A Marine veteran who ran the Boston Marathon on Monday to honor three men who died by his side in Afghanistan finished the race the only way he could — on his hands and knees.
Micah Herndon, a 31-year-old Ohio native assigned to the 1st Battalion, 3rd Marines and veteran of several deployments to Iraq and Afghanistan, crawled across the finish line of the the grueling 26-mile slog he entered to honor two fellow Marines, Mark Juarez and Matthew Ballard, and British journalist Rupert Hamer.
The three men were killed in Afghanistan when a 400-pound improvised explosive device hit their Mine-Resistant Ambush Protected during the Invasion of Marjah in 2010, according to the Record-Courier.
It was the the first of several IEDs that strike Herndon's fellow Lava Dogs during theiir deployment; Herndon himself narrowly survived a 50-pound IED blast that knocked him from his MRAP's gun turret.
"I run in honor of them," Herndon told the Record-Courier. "They are not here anymore. I am here, and I am able. I am lucky to still have all my limbs. I can still be active. I find fuel in the simple idea that I can run. Some cannot."
When he returned home from Afghanistan, Herndon found himself burdened by survivor's guilt and started running "once he realized he was addicted to the adrenaline that raced through him and the love he had in honoring" his fallen comrades, as the Record-Courier put it.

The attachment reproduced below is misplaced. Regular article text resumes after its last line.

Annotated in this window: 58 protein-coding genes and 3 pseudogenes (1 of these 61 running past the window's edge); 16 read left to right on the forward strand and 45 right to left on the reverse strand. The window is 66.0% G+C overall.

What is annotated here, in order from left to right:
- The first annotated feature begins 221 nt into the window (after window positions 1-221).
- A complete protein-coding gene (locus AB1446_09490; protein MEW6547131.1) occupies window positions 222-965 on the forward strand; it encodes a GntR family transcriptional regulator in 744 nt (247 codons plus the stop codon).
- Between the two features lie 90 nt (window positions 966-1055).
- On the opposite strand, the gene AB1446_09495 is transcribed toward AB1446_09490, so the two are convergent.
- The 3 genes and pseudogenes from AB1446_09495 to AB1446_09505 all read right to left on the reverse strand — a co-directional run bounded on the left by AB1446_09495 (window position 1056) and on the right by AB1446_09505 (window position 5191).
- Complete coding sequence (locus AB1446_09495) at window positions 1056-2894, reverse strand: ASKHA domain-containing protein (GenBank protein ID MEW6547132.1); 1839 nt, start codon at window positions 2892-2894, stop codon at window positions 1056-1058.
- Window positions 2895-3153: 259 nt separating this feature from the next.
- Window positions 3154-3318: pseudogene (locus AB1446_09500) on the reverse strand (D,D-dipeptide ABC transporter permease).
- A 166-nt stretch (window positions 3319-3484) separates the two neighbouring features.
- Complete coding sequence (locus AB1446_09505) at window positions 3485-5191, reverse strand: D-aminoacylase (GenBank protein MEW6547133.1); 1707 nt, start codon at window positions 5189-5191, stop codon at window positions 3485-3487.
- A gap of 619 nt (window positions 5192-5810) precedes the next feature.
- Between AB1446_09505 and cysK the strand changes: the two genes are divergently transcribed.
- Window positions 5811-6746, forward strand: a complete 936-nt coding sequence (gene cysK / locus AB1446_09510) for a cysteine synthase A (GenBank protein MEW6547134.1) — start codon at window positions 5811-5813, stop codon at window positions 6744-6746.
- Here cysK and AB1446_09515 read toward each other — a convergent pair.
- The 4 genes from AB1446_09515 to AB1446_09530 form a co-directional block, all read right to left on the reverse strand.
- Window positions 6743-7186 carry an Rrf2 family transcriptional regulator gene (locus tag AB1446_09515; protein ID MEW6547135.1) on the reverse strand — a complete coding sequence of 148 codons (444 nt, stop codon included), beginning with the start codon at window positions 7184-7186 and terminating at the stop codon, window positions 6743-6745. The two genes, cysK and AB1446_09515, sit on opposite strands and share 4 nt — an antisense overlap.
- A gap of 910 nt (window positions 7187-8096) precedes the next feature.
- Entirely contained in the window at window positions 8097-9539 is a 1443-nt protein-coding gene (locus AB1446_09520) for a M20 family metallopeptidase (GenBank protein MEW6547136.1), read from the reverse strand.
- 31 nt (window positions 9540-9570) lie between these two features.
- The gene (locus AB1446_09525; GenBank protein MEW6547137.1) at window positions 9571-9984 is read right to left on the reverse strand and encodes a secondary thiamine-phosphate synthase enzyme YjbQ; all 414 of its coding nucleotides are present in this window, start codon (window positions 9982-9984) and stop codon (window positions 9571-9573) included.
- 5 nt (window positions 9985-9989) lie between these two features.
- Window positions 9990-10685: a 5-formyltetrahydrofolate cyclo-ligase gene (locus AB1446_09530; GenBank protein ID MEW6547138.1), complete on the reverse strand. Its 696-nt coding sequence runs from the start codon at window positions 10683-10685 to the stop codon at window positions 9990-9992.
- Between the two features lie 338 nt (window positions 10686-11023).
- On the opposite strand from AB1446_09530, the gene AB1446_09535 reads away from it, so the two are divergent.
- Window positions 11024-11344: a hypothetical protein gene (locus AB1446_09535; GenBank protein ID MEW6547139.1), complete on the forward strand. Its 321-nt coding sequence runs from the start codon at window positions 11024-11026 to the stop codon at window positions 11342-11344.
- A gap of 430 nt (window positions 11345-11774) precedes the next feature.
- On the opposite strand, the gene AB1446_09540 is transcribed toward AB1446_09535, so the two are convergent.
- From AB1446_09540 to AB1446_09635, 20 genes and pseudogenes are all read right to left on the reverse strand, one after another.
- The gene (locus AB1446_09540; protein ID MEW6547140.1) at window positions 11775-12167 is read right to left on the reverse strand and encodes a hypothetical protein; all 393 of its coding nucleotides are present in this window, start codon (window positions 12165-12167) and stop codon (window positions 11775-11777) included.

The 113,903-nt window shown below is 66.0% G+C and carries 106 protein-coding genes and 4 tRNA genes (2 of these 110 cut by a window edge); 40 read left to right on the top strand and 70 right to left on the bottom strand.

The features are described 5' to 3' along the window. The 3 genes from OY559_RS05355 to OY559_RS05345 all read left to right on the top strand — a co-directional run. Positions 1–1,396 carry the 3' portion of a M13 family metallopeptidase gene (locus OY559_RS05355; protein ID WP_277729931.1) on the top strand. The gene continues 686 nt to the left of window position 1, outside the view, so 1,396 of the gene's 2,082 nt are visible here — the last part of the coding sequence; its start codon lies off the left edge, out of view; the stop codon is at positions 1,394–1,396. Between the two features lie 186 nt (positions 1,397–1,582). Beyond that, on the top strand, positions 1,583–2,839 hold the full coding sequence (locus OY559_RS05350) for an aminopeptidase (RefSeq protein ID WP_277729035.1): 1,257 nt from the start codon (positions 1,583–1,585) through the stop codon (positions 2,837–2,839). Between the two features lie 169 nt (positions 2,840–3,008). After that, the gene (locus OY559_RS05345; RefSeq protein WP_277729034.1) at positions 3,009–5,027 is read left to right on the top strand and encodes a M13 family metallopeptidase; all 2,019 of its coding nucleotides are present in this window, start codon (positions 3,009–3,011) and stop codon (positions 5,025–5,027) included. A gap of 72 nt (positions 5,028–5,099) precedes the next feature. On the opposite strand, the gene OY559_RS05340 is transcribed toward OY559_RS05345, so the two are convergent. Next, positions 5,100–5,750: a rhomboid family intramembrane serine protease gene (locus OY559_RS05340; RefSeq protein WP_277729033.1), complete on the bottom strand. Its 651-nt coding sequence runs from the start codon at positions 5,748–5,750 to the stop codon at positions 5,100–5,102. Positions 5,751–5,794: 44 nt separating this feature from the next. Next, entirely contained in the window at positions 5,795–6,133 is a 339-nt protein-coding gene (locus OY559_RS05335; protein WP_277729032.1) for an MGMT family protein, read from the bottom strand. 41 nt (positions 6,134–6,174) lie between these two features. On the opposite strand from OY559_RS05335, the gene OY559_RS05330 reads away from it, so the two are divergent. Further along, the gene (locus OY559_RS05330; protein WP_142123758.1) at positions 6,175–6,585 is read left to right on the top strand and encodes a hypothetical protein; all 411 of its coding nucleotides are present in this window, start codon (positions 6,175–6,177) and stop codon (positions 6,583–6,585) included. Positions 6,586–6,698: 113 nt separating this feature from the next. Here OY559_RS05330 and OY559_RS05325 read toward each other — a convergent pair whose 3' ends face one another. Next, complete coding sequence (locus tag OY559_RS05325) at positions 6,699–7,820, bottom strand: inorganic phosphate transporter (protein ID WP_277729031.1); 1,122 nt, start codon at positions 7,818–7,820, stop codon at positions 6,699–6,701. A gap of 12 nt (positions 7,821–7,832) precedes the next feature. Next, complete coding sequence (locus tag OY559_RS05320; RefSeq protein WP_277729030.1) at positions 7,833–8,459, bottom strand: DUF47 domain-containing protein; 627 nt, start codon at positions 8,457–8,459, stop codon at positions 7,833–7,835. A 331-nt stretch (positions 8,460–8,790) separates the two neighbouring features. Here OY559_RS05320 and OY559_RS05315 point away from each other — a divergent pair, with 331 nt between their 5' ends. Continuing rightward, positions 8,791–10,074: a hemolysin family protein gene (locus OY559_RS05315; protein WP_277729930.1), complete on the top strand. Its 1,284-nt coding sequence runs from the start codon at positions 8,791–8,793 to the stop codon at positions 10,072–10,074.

Indeed, Herndon shared a photo on Facebook the Friday before the marathon of his pair of orange Nike running shoes featuring three small golden plates emblazoned with Juarez, Ballard and Hamer's names.
'I feel like if I am not running, then I am doing something wrong with my life," Herndon told the Record-Courier. "If I get a heat cramp while running or my feet hurt or I am getting exhausted, I just keep saying their names out loud to myself. They went through much worse, so I run for them and their families."
That exhaustion struck during Herndon's final stretch of the Marathon, when the Marine faltered mere yard from the finish line. But the memory of his fallen friends kept Herndon moving.
"Both my legs just gave up," Herndon told The Washington Post. "[But] I kept repeating those names ... The thoughts of their memories and their families flowing through the mind just like they always do."